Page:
Remember that semester when you paid over $1,000 for textbooks, only to find out four months later that they were all worthless when you tried to sell them back to your local campus bookstore?
For dozens of years, the textbook industry has been able to con college students into a gamed system where students purchase expensive textbooks on top of an ever increasing tuition, housing and living situation. When students finish a semester, they come to a rude awakening that the books that cost them hundreds of dollars become worthless.
The textbook publishers had such a huge grip on the industry that they themselves dictated and worked to make sure students would be unable to find a way to save money on textbooks. Changed editions of textbooks could have only a few minor differences and prevent students from being able to sell their old textbooks. However that is all about to change.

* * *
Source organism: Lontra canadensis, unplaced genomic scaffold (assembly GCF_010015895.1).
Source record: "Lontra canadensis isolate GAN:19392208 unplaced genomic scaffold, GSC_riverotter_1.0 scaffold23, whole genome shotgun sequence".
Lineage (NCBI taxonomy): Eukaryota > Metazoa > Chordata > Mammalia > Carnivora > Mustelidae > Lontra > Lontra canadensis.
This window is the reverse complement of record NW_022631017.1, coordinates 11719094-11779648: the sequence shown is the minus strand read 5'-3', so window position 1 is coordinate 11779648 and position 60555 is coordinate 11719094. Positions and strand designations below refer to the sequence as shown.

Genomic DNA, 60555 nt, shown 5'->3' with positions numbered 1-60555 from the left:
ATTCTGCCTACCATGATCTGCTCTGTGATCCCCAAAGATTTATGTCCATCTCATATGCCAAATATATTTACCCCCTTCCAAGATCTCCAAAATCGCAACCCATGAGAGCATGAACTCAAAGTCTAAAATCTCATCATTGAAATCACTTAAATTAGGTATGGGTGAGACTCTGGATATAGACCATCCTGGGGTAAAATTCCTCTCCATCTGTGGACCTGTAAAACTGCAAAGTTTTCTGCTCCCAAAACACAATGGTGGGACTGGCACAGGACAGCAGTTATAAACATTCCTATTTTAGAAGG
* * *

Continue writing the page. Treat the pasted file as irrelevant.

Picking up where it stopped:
A free and new service called Boundless has emerged and offers students at the University of South Florida a free alternative to textbooks. The service is made possible using Open Education Resources and by working with professors and Ph.D. students around the country. Students can search for their course name and textbook and find a Boundless alternative to their textbook. The interface allows students to take notes and make flash cards, more study tools will soon be available as well.
Hundreds of USF students have jumped at this new opportunity as they continue to deal with increased tuition costs and fees at the university, decreased scholarship funds, in addition to increased living costs due to gas and food price increases. If a textbook is found to be unavailable, a student's contact information is taken down and they can receive a notification when an alternative textbook for their course and textbook becomes available.
With the cost of education climbing and families searching for a way to cut costs, Boundless is exactly what is needed for the education industry today.